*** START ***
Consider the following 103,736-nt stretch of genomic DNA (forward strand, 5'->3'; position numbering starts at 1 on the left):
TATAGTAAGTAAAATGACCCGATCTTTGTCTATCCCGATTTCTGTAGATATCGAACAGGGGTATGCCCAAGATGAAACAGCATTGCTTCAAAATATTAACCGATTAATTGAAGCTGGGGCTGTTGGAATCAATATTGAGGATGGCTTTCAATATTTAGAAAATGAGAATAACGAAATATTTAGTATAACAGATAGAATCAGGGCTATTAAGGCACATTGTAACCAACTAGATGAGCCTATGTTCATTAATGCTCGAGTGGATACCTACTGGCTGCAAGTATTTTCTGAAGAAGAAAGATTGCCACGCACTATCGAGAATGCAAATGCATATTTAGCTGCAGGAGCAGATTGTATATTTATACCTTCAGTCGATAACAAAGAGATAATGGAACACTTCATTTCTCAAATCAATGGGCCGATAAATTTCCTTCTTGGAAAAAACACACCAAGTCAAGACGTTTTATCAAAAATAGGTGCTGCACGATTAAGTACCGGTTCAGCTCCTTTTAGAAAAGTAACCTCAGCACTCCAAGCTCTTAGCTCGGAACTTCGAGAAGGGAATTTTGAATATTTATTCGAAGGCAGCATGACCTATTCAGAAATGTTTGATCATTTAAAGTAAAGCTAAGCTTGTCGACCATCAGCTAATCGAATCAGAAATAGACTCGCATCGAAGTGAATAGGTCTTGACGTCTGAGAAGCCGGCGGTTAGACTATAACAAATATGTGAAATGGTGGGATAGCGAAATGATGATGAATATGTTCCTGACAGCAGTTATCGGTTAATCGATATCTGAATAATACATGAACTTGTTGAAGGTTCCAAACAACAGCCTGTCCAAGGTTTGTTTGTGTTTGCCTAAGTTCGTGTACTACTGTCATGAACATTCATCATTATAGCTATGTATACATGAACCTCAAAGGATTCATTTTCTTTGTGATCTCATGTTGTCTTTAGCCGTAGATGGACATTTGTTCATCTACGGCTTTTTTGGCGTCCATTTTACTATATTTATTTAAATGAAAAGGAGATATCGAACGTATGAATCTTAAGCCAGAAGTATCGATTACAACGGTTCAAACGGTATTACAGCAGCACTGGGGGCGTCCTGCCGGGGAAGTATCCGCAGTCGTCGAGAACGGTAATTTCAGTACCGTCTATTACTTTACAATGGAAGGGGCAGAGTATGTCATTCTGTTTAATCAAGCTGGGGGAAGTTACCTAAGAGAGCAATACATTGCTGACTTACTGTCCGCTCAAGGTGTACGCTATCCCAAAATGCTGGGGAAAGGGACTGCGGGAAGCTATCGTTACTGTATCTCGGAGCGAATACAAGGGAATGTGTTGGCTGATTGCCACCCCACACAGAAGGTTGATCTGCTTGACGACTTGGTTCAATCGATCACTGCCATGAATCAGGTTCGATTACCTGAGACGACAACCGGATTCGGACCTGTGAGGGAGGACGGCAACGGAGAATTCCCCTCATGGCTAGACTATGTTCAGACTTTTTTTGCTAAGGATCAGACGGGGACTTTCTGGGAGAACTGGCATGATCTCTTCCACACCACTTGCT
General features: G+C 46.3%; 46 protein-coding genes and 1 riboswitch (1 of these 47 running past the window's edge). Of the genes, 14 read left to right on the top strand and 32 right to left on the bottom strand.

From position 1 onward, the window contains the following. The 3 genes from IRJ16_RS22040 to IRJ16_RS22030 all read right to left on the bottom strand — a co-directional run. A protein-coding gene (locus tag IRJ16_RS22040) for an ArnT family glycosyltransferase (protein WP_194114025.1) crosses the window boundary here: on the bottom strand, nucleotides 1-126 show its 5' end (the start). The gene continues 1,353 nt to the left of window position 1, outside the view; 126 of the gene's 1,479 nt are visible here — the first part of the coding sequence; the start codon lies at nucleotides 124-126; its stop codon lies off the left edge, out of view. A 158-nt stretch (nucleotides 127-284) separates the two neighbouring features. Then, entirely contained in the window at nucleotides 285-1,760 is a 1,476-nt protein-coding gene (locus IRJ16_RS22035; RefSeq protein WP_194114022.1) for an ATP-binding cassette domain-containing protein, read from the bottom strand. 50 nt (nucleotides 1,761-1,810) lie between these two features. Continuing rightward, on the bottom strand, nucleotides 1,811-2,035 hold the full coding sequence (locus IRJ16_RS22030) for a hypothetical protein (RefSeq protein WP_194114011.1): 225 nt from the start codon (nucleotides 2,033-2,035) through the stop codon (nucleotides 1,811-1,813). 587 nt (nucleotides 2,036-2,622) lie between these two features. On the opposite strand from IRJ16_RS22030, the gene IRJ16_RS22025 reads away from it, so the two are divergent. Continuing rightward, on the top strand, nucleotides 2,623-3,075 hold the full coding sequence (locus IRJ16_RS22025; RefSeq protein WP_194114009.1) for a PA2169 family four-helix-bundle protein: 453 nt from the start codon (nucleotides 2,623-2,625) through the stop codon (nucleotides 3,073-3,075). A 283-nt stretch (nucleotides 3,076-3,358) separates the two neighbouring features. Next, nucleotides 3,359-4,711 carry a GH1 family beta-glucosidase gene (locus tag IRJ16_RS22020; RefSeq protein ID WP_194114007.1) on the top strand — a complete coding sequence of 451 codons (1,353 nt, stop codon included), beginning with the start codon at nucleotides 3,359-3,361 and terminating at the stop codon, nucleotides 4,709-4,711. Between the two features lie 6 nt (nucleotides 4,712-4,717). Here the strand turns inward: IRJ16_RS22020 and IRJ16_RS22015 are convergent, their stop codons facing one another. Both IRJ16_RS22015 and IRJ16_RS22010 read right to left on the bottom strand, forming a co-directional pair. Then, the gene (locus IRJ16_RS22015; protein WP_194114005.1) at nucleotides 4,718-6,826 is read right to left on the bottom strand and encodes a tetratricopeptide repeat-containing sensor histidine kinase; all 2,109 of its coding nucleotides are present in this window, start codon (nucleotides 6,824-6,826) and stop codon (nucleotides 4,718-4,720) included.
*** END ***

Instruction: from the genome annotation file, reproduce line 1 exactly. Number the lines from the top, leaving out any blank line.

Consider the following 103,736-nt stretch of genomic DNA (forward strand, 5'->3'; position numbering starts at 1 on the left):